Large capacity V6 petrols are not the usual choice of planet-savers, unless a Lexus badge is somehow involved. They’re for towing boats and for those who hate the pastoral clatter of a diesel. But this all-new 3.0-litre mill has more of the good and less of the bad than the old 3.2, using a combination of variable valve timing and direct and direct fuel injection to wring out 21 more Kilowatts for a small 9Nm torque sacrifice, while even the claimed 10.6 litres/100km fuel index and 253g/km C02 emission rating is pretty credible and close enough to the [cccc] real-world indicator we achieved on our test route.

It manages a quiet, refined V6 whoofle at idle, powering up to a throatier roar at speed and revving creamily to the redline as a sophisticated V6 petrol should, making about town manouevres an easy deal. Here, dabbling in the rev mid-range it’s well matched to the new 6T40 automatic transmission, but on long slopes on the open road it dithers on downchanges and needs a heavy heel to effect kickdown for overtaking. It’s often better to use the manual override (Driver Shift Control in Chev parlance), tapping the shift lever up or down to keep the V6 on the boil. It’s better than the previous five-speeder, but with six ratios and a long top with three closer intermediates, it’s still no match for the new 7- and 8-speed benchmarks. Still, once on the move the LTZ pulls pretty effortlessly and is rated to tow a (braked) 1700kg.


Stiffer suspension and firmer damping has sorted out most of the body roll woes of the previous generation. It’s a big vehicle, now better contained with an understeer-prone front-drive bias, though the extra heft of the all-wheel drive system comes into play when the front wheels lose more than 12% of grip. The effect is a solid and wieldy drive, perhaps more ponderous than the 2WD-only machines equipped with the lighter 2.4-litre petrol. The electrically assisted steering offers variable assistance with typical dead ahead feel at speed and easy twirling at parking pace, but typically little connection with the wheels themselves. It’s a good tar cruiser, soaking up undulations and rough patches of Tarmac with aplomb and a keen rubbery suppleness, but fast driving on heavily corrugated dirt highlights the compromise inherent in larger wheels and stiffer springs, not to mention a few interior buzzes, principally of the centre console on our test unit. To be fair, the Captiva exhibits perfect manners on good gravel surfaces, and this is where its extra traction and ground clearance are strong selling points.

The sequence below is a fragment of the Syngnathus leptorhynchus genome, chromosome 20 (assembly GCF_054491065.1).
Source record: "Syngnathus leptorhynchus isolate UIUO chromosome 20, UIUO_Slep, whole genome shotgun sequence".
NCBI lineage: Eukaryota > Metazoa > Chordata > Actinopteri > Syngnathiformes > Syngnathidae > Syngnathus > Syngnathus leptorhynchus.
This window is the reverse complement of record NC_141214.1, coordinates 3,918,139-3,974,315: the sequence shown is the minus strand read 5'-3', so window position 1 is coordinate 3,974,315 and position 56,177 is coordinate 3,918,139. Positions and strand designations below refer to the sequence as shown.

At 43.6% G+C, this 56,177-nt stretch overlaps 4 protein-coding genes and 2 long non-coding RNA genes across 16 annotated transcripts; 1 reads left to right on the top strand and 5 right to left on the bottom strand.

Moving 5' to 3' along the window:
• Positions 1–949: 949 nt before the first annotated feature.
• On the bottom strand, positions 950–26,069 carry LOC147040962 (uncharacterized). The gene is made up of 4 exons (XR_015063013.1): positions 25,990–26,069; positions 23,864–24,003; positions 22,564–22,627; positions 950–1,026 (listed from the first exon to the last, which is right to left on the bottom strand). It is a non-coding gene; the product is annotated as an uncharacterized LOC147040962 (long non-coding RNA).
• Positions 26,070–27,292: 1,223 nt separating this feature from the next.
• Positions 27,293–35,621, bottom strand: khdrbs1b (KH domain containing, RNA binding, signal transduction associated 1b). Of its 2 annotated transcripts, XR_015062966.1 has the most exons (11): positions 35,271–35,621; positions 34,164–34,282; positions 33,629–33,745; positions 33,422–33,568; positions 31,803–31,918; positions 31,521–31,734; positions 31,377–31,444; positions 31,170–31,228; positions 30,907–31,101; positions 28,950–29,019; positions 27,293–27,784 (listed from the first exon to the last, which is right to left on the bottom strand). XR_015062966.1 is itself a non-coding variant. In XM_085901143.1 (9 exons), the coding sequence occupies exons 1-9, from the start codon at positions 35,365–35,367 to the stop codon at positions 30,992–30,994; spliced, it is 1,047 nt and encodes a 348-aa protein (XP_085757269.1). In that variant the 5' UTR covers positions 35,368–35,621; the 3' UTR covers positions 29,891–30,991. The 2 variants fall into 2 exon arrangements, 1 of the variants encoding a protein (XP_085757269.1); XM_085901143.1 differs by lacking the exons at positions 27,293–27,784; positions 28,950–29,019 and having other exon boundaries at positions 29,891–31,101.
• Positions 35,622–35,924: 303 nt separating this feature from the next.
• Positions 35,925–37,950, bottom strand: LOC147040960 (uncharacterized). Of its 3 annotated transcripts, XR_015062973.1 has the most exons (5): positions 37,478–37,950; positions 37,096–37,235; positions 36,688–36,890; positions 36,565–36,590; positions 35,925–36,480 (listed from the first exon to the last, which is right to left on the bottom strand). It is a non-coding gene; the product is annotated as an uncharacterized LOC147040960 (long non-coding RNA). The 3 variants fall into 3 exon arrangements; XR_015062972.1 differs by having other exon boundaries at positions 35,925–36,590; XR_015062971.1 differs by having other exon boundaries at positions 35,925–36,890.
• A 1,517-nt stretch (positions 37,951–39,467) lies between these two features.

Most buyers choose the lower-end 2.4-litre, front-drive only, manual transmission Captiva derivatives which offer great value, starting from R300k. At R435k for the LTZ with all the bells and whistles, the benefits of the high driving position and extra accommodation fade against the lure of perhaps spending more and getting more badge status, better finishes or more off-road ability. It’s good but not great in any area, full of neat touches but not class-leading. Not to take away from its abilities and appeal as a family car, it’s priced out on a limb, and the sensible choice is to buy a lesser derivative.


Welcome to my corner of the automotive world! I'm Mandy Lawson, better known as mandla85, and I'm absolutely obsessed with everything related to cars and motorsports. You bet I'm interested if it has four wheels (or sometimes two!) and an engine. For me, cars aren't just a means of transportation; they're a passion, a lifestyle, and an endless source of fascination. I love diving into the world of automotive engineering and design, exploring the latest trends, and uncovering the stories behind the machines. Email / Facebook